Set Theory and Logic

   

Definition of Nothing in Mathematical Logic Copyright © 2018 by Colin James III All Rights Reserved.

Authors: Colin James III

Nothing is defined as "not necessarily a thing". This leads to how to collect not everything as nothing in multiple variables into a larger nothing variable, implying a set of nothing as a null set. We write this as nothing in p and nothing in q and nothing in r are all greater than nothing in s: ((~#p&~#q)&~#r)>~#s TTTT TTTT CTTT TTTT. As rendered, this is not tautologous, although nearly so with one deviant C contingency (falsity) value. Hence a collection of nothing does not imply anything outside itself. By extension, the null set is not logically feasible and cannot exist: a collection must contain something even though it is nothing.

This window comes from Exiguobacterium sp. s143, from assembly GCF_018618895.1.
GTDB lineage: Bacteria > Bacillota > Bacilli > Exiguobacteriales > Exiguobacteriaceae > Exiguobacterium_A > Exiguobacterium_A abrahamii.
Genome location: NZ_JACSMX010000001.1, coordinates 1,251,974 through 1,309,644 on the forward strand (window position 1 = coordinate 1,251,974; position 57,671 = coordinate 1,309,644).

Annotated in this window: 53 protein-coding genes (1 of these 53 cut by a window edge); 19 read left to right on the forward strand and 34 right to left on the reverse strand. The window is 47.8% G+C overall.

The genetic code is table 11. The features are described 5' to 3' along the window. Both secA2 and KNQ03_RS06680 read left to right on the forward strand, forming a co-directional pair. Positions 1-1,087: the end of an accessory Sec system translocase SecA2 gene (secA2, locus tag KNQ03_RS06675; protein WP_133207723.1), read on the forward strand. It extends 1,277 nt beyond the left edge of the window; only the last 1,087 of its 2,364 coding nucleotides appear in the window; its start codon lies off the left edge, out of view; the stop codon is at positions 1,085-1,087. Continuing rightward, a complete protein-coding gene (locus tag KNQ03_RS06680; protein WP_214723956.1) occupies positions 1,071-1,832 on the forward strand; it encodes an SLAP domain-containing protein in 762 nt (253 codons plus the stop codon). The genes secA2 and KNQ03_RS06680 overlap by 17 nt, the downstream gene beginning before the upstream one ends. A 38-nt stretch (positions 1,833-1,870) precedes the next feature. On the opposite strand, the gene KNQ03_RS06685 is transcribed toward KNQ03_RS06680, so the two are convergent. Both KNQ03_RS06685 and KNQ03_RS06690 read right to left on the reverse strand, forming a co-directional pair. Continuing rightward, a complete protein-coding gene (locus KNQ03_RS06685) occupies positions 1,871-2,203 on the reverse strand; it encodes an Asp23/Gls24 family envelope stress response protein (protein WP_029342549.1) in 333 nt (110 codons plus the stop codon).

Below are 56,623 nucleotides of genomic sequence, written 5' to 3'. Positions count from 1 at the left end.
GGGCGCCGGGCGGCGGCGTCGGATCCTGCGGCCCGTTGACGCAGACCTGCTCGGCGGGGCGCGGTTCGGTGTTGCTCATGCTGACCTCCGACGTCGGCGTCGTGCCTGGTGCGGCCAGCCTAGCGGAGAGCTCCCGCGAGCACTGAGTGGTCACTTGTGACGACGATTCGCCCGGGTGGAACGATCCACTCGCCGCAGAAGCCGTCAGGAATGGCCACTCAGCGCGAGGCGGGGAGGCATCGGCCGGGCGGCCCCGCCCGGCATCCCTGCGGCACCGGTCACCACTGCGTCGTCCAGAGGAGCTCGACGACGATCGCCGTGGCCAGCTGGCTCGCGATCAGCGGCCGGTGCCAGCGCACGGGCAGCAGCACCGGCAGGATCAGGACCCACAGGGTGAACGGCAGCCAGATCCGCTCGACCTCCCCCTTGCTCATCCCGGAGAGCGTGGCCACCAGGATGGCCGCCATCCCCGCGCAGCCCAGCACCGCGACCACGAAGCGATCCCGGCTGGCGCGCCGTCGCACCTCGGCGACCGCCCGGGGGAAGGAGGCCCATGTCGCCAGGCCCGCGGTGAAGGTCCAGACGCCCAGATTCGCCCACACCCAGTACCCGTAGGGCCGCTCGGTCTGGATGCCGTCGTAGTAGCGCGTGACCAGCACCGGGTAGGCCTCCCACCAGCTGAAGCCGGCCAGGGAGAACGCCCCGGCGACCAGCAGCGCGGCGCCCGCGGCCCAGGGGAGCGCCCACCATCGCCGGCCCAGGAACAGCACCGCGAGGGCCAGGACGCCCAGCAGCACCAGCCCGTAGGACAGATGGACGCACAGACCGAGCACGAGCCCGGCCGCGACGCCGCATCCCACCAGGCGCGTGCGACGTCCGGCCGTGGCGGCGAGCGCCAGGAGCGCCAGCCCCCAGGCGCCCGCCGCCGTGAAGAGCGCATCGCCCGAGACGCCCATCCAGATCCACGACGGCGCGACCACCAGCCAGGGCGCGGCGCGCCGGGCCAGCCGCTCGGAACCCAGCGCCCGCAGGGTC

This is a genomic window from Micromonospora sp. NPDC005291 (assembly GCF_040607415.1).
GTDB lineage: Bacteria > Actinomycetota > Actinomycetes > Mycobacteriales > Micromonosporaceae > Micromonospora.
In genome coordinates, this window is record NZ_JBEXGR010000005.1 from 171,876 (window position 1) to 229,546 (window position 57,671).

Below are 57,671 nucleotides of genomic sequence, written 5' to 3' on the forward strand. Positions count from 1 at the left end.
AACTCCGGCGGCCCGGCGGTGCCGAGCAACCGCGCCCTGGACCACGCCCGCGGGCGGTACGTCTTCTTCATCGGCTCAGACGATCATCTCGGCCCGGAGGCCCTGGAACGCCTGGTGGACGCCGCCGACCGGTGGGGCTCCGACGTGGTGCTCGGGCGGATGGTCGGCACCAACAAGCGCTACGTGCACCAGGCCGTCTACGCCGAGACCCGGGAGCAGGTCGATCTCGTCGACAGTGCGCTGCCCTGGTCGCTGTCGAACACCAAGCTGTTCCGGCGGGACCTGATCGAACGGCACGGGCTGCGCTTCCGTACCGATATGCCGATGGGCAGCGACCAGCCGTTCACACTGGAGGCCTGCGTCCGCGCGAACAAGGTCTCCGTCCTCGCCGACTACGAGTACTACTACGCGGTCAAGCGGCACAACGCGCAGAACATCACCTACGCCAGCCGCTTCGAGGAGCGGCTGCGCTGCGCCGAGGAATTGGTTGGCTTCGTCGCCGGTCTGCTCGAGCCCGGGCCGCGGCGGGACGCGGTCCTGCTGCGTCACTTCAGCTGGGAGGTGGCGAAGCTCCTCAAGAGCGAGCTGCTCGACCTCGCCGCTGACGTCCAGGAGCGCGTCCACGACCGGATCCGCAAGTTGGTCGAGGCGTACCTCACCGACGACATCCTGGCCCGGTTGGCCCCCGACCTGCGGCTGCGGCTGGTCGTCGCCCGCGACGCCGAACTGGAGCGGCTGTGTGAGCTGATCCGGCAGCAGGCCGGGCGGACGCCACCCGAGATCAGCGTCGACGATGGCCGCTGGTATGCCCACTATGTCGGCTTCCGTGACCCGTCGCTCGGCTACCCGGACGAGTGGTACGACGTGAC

Comments: 1 Page. Copyright © 2018 by Colin James III All rights reserved. Note that comments on Disqus are not forwarded or read, so respond to author's email address: info@cec-services dot com.

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[v1] 2018-07-02 23:08:38

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